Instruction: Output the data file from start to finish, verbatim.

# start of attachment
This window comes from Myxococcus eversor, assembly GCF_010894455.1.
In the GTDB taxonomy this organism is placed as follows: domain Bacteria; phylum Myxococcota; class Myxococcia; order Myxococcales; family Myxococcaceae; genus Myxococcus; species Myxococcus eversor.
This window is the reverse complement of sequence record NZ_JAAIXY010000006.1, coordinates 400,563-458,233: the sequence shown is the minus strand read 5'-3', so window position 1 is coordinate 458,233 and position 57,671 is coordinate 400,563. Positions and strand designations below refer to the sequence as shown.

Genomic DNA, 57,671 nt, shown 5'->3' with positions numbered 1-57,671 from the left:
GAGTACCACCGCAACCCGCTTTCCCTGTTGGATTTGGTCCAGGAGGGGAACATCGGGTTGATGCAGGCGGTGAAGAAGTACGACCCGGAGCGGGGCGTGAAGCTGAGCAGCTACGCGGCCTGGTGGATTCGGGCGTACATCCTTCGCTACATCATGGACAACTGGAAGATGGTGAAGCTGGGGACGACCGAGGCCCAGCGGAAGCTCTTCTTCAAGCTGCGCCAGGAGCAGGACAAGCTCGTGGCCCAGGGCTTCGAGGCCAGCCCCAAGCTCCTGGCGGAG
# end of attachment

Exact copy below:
This window comes from Myxococcus eversor, assembly GCF_010894455.1.
In the GTDB taxonomy this organism is placed as follows: domain Bacteria; phylum Myxococcota; class Myxococcia; order Myxococcales; family Myxococcaceae; genus Myxococcus; species Myxococcus eversor.
This window is the reverse complement of sequence record NZ_JAAIXY010000006.1, coordinates 400,563-458,233: the sequence shown is the minus strand read 5'-3', so window position 1 is coordinate 458,233 and position 57,671 is coordinate 400,563. Positions and strand designations below refer to the sequence as shown.

Genomic DNA, 57,671 nt, shown 5'->3' with positions numbered 1-57,671 from the left:
GAGTACCACCGCAACCCGCTTTCCCTGTTGGATTTGGTCCAGGAGGGGAACATCGGGTTGATGCAGGCGGTGAAGAAGTACGACCCGGAGCGGGGCGTGAAGCTGAGCAGCTACGCGGCCTGGTGGATTCGGGCGTACATCCTTCGCTACATCATGGACAACTGGAAGATGGTGAAGCTGGGGACGACCGAGGCCCAGCGGAAGCTCTTCTTCAAGCTGCGCCAGGAGCAGGACAAGCTCGTGGCCCAGGGCTTCGAGGCCAGCCCCAAGCTCCTGGCGGAG